Luxury industry has been focusing for a long time on their primary customer: women. Indeed, until the late 1990s, the luxury market was mainly targeting women, that represented 65% of their market at that time. Nowadays men are considered as a big potential customer’s segment for luxury brands, that is why they throw themselves into the marketing battle in order to conquer them. The luxury men’s market intents to outperform women’s one.
This change is due to an evolution of the society that occurred since the 1990s. A shift in gender roles and the place of men and women in the society is the most important evolution. Men lifestyle has changed, a lot. Nowadays they intent to adopt a more liberated from traditional confinements. An example of this trend is the boom in health and cosmetic products for men. They are also very interested in fashion and are more and more exigent with the brands. One important feature is that Men are looking for distinctive fashions and luxury goods that express more their new personalities.
New entrants have seen this new segment like an opportunity to compete with big houses like Chanel. But established luxury brands have quickly understood the challenge of this new market and have reacted. For example in 2010 Channel entered the men luxury watch market, or Hermes that opened the same year its first men’s only store in New York. The change in men consumer behavior leads logically to a change of their image in the advertising. The Myth of hegemonic masculinity that has been operated before seem to change currently with the cultural and societal beliefs and values. Luxury brands have changed their codes in advertising to represent the ideal male consumer as a “new man” with more feminine characteristics and/or behavior than before. Of course, the traditional male characteristics did not completely disappear but it started to be mixed with a new one, more feminine. In order to incarnate this “new man”, luxury brands uses models that are not totally smooth and have a strong personality. An example with Olivier Martinez for Dior or Gaspard Uliel for Chanel, that suggests at the end of the spot “become who you are”. Brands like Chanel also represent men in their advertising with a dandy style, showing their feminine characteristics.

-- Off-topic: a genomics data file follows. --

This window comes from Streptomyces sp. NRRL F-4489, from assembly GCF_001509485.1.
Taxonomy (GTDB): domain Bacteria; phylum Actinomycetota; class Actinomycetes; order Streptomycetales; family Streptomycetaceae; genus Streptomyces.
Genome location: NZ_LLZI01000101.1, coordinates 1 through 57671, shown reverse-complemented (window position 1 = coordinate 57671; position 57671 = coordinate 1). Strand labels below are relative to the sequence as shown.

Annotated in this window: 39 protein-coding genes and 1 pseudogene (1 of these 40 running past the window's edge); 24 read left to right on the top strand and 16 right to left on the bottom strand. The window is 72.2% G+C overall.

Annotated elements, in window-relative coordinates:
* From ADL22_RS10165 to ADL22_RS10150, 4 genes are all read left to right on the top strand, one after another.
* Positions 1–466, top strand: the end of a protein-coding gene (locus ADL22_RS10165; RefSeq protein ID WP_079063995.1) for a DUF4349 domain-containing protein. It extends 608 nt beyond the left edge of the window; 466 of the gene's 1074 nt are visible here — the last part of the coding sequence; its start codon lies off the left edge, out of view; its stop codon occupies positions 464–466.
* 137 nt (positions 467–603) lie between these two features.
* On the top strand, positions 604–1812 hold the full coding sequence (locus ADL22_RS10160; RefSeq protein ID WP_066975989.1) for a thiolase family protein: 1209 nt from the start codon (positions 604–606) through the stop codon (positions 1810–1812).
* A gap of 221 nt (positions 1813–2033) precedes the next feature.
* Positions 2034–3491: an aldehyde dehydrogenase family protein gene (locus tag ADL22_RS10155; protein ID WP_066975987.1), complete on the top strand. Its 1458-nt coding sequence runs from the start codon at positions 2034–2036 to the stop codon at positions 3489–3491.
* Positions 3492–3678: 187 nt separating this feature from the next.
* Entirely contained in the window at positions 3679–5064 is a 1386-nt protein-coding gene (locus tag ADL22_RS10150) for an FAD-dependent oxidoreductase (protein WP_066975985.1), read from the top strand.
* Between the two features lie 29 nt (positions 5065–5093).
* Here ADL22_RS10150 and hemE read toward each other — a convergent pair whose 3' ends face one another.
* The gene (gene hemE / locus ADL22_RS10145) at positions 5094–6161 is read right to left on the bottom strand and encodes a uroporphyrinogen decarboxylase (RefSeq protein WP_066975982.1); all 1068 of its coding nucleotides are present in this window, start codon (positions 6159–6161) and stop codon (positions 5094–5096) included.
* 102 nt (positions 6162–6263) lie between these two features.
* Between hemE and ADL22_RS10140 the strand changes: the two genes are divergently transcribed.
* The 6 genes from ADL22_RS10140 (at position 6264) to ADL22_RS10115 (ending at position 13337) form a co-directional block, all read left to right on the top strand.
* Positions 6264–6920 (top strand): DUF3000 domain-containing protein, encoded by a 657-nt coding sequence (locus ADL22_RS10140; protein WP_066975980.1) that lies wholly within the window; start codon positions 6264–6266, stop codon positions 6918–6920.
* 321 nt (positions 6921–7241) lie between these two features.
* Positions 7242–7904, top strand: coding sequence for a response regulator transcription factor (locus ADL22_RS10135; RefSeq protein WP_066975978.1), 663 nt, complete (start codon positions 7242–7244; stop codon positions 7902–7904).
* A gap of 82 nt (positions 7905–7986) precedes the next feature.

To conclude, luxury brands are trying to adapt their advertising in order to convey an image that is more adequate of the man of today. Men are becoming impressive customers. The challenge for luxury brands is to constantly understand and anticipate the social evolution of their customers.